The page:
It will get firmer and firmer (and smaller and smaller) the longer you felt it.

When it's felted, take it out, rinse, and let dry.

Wednesday, July 25, 2007

What?! It's NOT all about ME?!

I made a conscious choice to find/allow others to hang the big wheat and water pieces I did with Jo, Anne, and Sara. I thought it would be very stressful for me to Try To Make It Perfect.

I didn't realize how stressful it would be for me to see something VERY different from what I had envisioned. The hangers did a great job with the parameters they had to work in. And I'm very glad I wasn't there for the hanging-- I would have gone all Control Freak, I'm sure.

I imagined the wheat pieces hanging from dowels from the drop ceiling so that you could see both sides, they would move in the breeze, and the would create a feeling of openness but also define the space. It would be a lovely worship area unbesmurched by anything else.

However, I didn't know that several others were also working on schemes to transform the space. And I'd forgotten that the same space was also going to be used for the program and for displays for a variety of different groups.
Thus, we get:

A plastic banner and an Episcopal Flag flanking The Art, with a hard plastic sign slapped right on top of it. Oh, the horror. (Get over it, Helen!)

And if you look to the right of the water in the picture below, you can see part of the Wall-O-Tee-Shirts that someone else had made to transform the space. And the pole for lighting just in front of one of the wheat pieces.

But then look here. This looks fine. (I still would have prefered to get rid of that heavy black curtain. But not bad...)

Oh, do we ever really learn that it's not All About Us?

Saturday, July 21, 2007

8 floor to ceiling Wheat Pieces

To transform a basement dining hall into a worship space, I thought some hangings would help. I decided to do 4 pairs of wheat in different stages of growth, from new green shoots to ripe golden harvest. Also, these hopefully will be saved and reused in different venues, so decided to paint both side of the fabric so that they will be equally attractive from any direction.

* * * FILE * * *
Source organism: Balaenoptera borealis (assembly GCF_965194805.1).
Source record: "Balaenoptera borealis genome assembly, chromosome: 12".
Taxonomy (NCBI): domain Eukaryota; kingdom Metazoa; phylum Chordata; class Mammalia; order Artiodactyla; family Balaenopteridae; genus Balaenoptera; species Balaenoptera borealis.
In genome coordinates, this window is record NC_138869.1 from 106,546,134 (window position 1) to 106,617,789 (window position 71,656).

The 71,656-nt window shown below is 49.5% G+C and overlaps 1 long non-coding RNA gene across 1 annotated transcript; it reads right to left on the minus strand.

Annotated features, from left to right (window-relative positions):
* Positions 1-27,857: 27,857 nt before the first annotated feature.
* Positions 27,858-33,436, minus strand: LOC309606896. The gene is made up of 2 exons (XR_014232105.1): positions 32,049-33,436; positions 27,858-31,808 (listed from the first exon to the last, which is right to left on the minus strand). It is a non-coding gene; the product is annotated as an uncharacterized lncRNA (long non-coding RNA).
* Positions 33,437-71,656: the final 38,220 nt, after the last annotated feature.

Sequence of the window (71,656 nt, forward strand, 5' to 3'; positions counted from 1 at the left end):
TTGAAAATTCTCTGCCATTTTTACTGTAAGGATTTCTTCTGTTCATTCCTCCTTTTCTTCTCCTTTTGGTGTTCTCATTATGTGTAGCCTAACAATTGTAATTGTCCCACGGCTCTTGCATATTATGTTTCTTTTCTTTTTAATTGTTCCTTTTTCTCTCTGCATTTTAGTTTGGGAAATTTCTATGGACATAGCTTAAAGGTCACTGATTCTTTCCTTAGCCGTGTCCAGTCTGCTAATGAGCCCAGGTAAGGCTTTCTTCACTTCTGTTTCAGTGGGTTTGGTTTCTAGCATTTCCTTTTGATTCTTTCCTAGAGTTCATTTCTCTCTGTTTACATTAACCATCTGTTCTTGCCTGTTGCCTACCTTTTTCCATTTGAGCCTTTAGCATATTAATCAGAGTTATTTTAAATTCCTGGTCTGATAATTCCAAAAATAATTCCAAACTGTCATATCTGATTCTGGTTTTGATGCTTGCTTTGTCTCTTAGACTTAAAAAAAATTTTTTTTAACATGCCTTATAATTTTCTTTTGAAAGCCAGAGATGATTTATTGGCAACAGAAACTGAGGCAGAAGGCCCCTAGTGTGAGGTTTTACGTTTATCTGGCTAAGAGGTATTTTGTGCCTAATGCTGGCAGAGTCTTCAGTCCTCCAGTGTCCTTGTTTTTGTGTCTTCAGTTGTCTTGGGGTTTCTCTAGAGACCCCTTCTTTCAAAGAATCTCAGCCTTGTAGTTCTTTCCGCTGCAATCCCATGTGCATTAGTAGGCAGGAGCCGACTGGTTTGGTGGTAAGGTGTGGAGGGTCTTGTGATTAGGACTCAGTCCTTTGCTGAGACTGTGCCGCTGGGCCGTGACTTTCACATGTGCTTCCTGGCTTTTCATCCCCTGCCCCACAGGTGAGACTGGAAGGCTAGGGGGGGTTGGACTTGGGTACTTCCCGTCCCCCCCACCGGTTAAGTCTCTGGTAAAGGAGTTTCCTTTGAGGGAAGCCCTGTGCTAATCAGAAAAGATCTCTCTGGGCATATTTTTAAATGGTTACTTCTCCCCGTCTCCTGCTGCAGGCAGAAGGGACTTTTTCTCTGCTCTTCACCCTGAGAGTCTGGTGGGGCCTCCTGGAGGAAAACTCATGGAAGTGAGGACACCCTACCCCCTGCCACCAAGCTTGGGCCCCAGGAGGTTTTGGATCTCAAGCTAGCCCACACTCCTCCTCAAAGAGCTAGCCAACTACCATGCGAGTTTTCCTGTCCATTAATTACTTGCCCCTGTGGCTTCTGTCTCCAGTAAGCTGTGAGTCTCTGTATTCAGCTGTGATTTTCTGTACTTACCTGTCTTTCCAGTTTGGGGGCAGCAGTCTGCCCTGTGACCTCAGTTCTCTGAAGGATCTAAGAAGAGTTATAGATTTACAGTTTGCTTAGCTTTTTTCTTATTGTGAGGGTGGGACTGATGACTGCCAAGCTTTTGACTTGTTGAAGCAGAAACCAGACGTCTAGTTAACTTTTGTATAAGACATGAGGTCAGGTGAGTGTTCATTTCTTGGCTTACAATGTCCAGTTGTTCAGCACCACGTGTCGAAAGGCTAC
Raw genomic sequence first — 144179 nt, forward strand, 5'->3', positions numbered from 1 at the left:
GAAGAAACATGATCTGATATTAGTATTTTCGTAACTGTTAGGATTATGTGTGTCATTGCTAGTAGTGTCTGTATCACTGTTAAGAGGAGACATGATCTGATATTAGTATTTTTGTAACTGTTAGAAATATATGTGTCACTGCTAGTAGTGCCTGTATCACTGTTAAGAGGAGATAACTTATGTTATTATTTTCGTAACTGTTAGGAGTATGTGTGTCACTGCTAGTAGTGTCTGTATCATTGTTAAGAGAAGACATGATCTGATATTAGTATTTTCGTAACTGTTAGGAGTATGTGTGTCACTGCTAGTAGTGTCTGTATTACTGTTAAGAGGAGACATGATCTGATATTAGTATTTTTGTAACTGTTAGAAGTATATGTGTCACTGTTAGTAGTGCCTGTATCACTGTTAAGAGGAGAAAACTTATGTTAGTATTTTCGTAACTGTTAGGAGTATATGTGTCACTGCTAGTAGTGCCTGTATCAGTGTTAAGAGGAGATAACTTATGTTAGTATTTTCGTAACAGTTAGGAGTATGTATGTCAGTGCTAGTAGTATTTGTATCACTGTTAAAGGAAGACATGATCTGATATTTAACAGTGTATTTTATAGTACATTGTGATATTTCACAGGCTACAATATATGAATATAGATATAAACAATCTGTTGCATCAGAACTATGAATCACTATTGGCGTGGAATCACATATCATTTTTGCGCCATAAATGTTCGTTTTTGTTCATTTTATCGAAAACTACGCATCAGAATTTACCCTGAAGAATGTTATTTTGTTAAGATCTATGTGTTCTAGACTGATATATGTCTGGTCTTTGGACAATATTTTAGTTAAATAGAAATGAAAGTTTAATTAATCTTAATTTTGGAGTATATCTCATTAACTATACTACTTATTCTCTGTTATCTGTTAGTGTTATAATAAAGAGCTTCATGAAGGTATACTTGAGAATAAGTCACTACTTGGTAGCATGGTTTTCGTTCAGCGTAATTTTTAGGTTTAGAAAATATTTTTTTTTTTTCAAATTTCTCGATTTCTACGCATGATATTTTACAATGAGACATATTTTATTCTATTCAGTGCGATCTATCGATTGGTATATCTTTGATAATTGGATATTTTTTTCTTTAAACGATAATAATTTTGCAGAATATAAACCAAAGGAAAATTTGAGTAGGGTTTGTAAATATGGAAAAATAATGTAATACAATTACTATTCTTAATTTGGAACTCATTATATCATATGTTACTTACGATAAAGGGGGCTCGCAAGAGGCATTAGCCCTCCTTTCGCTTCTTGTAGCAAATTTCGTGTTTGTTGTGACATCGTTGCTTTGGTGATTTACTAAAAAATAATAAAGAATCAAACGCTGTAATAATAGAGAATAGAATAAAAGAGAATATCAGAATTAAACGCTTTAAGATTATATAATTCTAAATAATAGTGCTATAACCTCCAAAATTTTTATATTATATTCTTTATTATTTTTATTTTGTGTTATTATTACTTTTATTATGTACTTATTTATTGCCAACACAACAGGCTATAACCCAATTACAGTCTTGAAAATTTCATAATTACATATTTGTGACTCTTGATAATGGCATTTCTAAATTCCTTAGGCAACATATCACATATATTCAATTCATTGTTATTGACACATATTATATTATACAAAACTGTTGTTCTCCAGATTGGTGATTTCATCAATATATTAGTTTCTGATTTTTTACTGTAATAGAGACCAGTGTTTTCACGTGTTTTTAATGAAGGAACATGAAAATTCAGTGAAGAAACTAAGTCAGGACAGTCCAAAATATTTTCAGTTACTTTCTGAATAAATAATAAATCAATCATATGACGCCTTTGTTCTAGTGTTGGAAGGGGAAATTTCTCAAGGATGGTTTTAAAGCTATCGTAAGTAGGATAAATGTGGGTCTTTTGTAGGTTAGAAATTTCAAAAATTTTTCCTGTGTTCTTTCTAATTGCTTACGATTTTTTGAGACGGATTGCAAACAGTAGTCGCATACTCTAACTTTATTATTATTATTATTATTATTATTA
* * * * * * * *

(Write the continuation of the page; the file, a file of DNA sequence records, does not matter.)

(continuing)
First, lay out your fabric on the grass so you can see all of your work at once. Then, if you're lucky, enlist friends. Thanks, Jo (below), Anne (2 below), and Sara (in River post).

Working on cardboard is easier and will give you more what you expect. Working on grass may create some unusual movement of the paint which may or may not be desired.

We mixed yellow and orange for the harvest wheat and did them, then added much more yellow for the pair that comes earlier in the season. Then we started afresh with light green for the first wheat pair, and then mixed moss green and light green for the next set.

When the first side is dry (or mostly dry), flip over. Much of the paint will have seeped through. Use that as a guideline to repeat the pattern on the back side.

If you are also creating rivers or some other motif, you may want to add a touch of that motif to your hangings. (See water in the corner of the photo below.) Let dry.

Once dry, iron and add 4 inch rod pockets. (Thanks, Susan.) Because these are such big pieces, and the raw silk gives it a rough feel, I didn't hem or turn under and think they look just fine.

How to Make a River

Pre-wash your long swaths of fabric, even if they are PFD (Prepared for Dyeing). There is still a lot of goop to get off of PFD fabric. I used 2 12-yard lengths and 2 18-yard lengths.
Prepare your dye. I used Setacolor, and used about 1 part dye to 5 or 6 parts water for this first wash. (Then about 1:1 for the accent colors.)

Using gloves, dip each section of the cloth into the dye. Dip a section, then pull it out of the dye, wrap undyed fabric around it and squeeze to get the excess dye into the undyed fabric. Having white patches is OK.